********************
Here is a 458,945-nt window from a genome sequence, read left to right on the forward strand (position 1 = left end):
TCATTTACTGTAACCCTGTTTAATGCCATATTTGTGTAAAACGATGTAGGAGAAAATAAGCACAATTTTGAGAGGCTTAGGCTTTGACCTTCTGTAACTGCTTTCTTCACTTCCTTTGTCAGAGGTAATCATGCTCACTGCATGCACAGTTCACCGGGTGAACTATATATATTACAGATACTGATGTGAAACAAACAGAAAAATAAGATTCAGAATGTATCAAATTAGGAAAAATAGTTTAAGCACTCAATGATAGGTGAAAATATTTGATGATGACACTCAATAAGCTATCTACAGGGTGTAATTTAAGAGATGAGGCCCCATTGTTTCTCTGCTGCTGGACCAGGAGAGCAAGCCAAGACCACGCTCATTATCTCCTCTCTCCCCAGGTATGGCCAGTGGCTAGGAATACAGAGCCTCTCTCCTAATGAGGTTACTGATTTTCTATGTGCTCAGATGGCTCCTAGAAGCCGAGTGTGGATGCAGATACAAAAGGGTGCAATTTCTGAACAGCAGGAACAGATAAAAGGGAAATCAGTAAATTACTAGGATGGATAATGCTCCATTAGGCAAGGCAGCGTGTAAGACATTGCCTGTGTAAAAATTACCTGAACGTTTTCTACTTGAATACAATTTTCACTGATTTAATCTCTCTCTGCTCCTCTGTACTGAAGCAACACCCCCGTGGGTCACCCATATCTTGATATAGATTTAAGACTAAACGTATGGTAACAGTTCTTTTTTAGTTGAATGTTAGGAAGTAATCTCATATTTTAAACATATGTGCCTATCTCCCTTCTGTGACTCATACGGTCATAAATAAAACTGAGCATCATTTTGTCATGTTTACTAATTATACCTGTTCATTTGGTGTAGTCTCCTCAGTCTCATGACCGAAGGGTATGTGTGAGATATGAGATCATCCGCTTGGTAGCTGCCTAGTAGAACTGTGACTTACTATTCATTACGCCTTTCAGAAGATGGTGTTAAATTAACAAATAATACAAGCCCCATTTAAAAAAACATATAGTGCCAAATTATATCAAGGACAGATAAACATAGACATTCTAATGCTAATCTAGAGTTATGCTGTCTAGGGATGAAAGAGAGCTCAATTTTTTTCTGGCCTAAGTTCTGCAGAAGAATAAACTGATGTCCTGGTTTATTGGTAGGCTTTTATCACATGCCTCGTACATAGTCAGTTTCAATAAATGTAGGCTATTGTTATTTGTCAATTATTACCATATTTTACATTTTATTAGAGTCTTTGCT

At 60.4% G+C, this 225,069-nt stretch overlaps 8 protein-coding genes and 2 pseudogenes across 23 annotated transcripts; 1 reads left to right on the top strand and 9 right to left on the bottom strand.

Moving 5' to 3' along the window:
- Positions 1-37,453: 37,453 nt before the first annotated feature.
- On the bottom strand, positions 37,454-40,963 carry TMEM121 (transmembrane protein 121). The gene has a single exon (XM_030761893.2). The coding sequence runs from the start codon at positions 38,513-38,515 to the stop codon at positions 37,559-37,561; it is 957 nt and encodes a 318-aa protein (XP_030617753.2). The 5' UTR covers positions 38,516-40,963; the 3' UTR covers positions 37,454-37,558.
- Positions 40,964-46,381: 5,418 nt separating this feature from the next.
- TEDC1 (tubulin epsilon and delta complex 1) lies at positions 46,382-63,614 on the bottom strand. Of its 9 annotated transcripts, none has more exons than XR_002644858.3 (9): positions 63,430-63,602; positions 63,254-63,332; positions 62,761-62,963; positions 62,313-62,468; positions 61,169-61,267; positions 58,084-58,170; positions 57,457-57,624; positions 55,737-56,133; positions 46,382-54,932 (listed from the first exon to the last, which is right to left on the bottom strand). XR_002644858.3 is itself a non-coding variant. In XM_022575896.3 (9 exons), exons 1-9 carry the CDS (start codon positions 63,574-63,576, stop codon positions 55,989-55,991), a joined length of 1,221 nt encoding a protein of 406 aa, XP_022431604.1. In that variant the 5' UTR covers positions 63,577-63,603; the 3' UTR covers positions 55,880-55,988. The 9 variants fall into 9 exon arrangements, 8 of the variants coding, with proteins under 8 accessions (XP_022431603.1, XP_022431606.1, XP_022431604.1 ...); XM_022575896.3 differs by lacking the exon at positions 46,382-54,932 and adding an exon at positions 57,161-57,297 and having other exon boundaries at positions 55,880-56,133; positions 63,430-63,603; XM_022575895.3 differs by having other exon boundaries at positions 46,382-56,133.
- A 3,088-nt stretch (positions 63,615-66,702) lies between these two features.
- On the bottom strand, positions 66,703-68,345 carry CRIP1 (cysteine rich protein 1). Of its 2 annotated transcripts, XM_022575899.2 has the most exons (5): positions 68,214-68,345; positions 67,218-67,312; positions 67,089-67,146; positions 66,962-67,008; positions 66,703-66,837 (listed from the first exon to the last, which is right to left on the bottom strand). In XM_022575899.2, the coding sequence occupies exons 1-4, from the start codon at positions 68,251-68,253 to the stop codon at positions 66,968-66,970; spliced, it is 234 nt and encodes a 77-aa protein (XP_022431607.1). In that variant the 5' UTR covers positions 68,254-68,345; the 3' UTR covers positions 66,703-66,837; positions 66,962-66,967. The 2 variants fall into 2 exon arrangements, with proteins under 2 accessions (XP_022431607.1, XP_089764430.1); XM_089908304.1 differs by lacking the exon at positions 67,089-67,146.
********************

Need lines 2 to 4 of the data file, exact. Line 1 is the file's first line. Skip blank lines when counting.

TCATTTACTGTAACCCTGTTTAATGCCATATTTGTGTAAAACGATGTAGGAGAAAATAAGCACAATTTTGAGAGGCTTAGGCTTTGACCTTCTGTAACTGCTTTCTTCACTTCCTTTGTCAGAGGTAATCATGCTCACTGCATGCACAGTTCACCGGGTGAACTATATATATTACAGATACTGATGTGAAACAAACAGAAAAATAAGATTCAGAATGTATCAAATTAGGAAAAATAGTTTAAGCACTCAATGATAGGTGAAAATATTTGATGATGACACTCAATAAGCTATCTACAGGGTGTAATTTAAGAGATGAGGCCCCATTGTTTCTCTGCTGCTGGACCAGGAGAGCAAGCCAAGACCACGCTCATTATCTCCTCTCTCCCCAGGTATGGCCAGTGGCTAGGAATACAGAGCCTCTCTCCTAATGAGGTTACTGATTTTCTATGTGCTCAGATGGCTCCTAGAAGCCGAGTGTGGATGCAGATACAAAAGGGTGCAATTTCTGAACAGCAGGAACAGATAAAAGGGAAATCAGTAAATTACTAGGATGGATAATGCTCCATTAGGCAAGGCAGCGTGTAAGACATTGCCTGTGTAAAAATTACCTGAACGTTTTCTACTTGAATACAATTTTCACTGATTTAATCTCTCTCTGCTCCTCTGTACTGAAGCAACACCCCCGTGGGTCACCCATATCTTGATATAGATTTAAGACTAAACGTATGGTAACAGTTCTTTTTTAGTTGAATGTTAGGAAGTAATCTCATATTTTAAACATATGTGCCTATCTCCCTTCTGTGACTCATACGGTCATAAATAAAACTGAGCATCATTTTGTCATGTTTACTAATTATACCTGTTCATTTGGTGTAGTCTCCTCAGTCTCATGACCGAAGGGTATGTGTGAGATATGAGATCATCCGCTTGGTAGCTGCCTAGTAGAACTGTGACTTACTATTCATTACGCCTTTCAGAAGATGGTGTTAAATTAACAAATAATACAAGCCCCATTTAAAAAAACATATAGTGCCAAATTATATCAAGGACAGATAAACATAGACATTCTAATGCTAATCTAGAGTTATGCTGTCTAGGGATGAAAGAGAGCTCAATTTTTTTCTGGCCTAAGTTCTGCAGAAGAATAAACTGATGTCCTGGTTTATTGGTAGGCTTTTATCACATGCCTCGTACATAGTCAGTTTCAATAAATGTAGGCTATTGTTATTTGTCAATTATTACCATATTTTACATTTTATTAGAGTCTTTGCT

At 60.4% G+C, this 225,069-nt stretch overlaps 8 protein-coding genes and 2 pseudogenes across 23 annotated transcripts; 1 reads left to right on the top strand and 9 right to left on the bottom strand.

Moving 5' to 3' along the window: